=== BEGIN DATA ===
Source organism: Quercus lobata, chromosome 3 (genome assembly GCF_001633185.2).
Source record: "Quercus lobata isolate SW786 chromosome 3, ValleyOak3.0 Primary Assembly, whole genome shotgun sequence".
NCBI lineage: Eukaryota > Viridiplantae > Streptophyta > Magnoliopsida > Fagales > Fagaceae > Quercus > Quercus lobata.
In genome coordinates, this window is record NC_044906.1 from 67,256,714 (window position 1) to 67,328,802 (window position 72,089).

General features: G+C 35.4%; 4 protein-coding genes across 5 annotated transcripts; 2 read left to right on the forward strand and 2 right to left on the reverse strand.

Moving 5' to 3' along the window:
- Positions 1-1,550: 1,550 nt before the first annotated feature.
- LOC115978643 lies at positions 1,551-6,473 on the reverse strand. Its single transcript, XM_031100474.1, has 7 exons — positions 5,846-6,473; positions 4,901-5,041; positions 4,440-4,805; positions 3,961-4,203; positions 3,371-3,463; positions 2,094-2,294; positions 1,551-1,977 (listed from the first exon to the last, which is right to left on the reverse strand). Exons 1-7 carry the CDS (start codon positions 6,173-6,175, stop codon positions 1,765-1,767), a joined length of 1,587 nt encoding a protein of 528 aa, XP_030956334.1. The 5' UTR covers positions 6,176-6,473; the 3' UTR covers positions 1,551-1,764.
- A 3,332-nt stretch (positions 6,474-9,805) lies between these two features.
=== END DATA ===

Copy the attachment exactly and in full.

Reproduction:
Source organism: Quercus lobata, chromosome 3 (genome assembly GCF_001633185.2).
Source record: "Quercus lobata isolate SW786 chromosome 3, ValleyOak3.0 Primary Assembly, whole genome shotgun sequence".
NCBI lineage: Eukaryota > Viridiplantae > Streptophyta > Magnoliopsida > Fagales > Fagaceae > Quercus > Quercus lobata.
In genome coordinates, this window is record NC_044906.1 from 67,256,714 (window position 1) to 67,328,802 (window position 72,089).

General features: G+C 35.4%; 4 protein-coding genes across 5 annotated transcripts; 2 read left to right on the forward strand and 2 right to left on the reverse strand.

Moving 5' to 3' along the window:
- Positions 1-1,550: 1,550 nt before the first annotated feature.
- LOC115978643 lies at positions 1,551-6,473 on the reverse strand. Its single transcript, XM_031100474.1, has 7 exons — positions 5,846-6,473; positions 4,901-5,041; positions 4,440-4,805; positions 3,961-4,203; positions 3,371-3,463; positions 2,094-2,294; positions 1,551-1,977 (listed from the first exon to the last, which is right to left on the reverse strand). Exons 1-7 carry the CDS (start codon positions 6,173-6,175, stop codon positions 1,765-1,767), a joined length of 1,587 nt encoding a protein of 528 aa, XP_030956334.1. The 5' UTR covers positions 6,176-6,473; the 3' UTR covers positions 1,551-1,764.
- A 3,332-nt stretch (positions 6,474-9,805) lies between these two features.